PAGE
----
37:0379(24)AR - - Veterans Affairs, Medical Center, Buffalo, NY and SEIU Local 200-C - - 1990 FLRAdec AR - - v37 p379
[ v37 p379 ]
The decision of the Authority follows:
37 FLRA No. 24
FEDERAL LABOR RELATIONS AUTHORITY
U.S. DEPARTMENT OF VETERANS AFFAIRS
BUFFALO, NEW YORK
SERVICE EMPLOYEES INTERNATIONAL UNION
September 20, 1990
Before Chairman McKee and Members Talkin and Armendariz.
I. Statement of the Case
This matter is before the Authority on exceptions to the award of Arbitrator Mary M. Helenbrook filed by the Agency under section 7122(a) of the Federal Service Labor-Management Relations Statute (the Statute) and part 2425 of the Authority's Rules and Regulations. The Union filed an opposition to the Agency's exceptions.
The Arbitrator found that the grievant, a GS-4 pharmacy program clerk, performed the duties of a GS-5 secretary/stenographer position between April 25 and August 4, 1988, and, therefore, was entitled to receive a temporary promotion and backpay for that period.
For the following reasons, we conclude that the Arbitrator's award is ambiguous as to whether the grievant was qualified for the GS-5 position. Accordingly, we will remand the award to the parties for the purpose of requesting the Arbitrator to clarify the matter.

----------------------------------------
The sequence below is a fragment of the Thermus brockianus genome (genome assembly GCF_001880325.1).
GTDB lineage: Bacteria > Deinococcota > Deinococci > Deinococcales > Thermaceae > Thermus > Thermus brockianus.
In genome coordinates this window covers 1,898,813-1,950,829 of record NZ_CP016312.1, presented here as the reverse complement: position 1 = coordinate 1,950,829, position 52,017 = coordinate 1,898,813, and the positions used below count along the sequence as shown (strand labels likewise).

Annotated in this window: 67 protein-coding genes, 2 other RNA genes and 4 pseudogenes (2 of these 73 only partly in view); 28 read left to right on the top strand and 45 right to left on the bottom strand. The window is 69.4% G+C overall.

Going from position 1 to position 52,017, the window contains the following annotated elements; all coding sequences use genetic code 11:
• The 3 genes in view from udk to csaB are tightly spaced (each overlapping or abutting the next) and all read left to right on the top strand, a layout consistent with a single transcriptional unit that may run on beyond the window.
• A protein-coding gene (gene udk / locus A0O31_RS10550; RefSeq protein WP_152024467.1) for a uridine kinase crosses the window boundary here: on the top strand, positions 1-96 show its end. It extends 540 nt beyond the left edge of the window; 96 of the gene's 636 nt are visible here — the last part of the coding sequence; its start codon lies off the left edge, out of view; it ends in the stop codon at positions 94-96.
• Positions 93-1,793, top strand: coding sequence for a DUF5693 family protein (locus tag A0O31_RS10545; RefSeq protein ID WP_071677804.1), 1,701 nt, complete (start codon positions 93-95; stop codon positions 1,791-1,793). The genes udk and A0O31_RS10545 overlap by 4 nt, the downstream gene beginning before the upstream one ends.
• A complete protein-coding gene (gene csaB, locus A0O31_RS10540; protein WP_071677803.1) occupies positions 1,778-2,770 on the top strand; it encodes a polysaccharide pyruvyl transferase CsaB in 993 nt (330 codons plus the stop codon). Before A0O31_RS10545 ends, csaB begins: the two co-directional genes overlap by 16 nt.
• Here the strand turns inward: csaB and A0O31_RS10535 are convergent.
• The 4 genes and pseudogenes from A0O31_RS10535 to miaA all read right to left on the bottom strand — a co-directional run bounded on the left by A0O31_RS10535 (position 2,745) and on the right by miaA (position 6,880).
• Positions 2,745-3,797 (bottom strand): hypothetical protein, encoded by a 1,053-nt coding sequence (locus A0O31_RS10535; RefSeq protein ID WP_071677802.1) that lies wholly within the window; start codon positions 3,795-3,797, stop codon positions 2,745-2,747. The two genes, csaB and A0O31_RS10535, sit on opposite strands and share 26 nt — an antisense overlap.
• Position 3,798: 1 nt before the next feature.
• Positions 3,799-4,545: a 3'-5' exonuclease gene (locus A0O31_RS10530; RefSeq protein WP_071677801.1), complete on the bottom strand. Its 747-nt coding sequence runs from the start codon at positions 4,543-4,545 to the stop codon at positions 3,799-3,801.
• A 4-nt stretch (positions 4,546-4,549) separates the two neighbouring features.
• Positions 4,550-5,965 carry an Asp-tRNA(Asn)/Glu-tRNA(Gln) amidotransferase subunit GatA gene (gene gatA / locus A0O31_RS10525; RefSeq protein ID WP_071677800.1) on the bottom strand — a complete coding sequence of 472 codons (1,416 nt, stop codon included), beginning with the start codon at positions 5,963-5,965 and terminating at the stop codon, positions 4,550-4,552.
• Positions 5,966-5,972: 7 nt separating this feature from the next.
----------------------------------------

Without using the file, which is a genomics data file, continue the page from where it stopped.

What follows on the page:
II. Background and Arbitrator's Award
The grievant is a GS-4 pharmacy program clerk. On April 25, 1988, the grievant was moved from her work area at the back of the pharmacy to a vacant secretary's desk at the front of the pharmacy. The grievant remained at the secretary's desk until August 4. The secretary's position remained vacant during the time the grievant performed her duties at the secretary's desk.
The Union filed a grievance on November 28, 1988, alleging that the Agency violated Article XXVI, Section 4, of the parties' collective bargaining agreement by detailing the grievant from her GS-4 program clerk position to a GS-5 secretary/stenographer position. The Union requested that the grievant be compensated at the GS-5 rate for the duties she performed between April 25 and August 4, 1988.
In her award, the Arbitrator noted the following pertinent sections of the parties' collective bargaining agreement:
Article XXVI. Promotions and Demotions
Section 4. An employee detailed to a higher rated position or to a position at a higher representative rate shall be temporarily promoted if the period involved exceeds 30 consecutive calendar days during any calendar year; but in no event shall an employee be detailed for a period that exceeds 30 days in any calendar year without being compensated for the higher graded position. . . .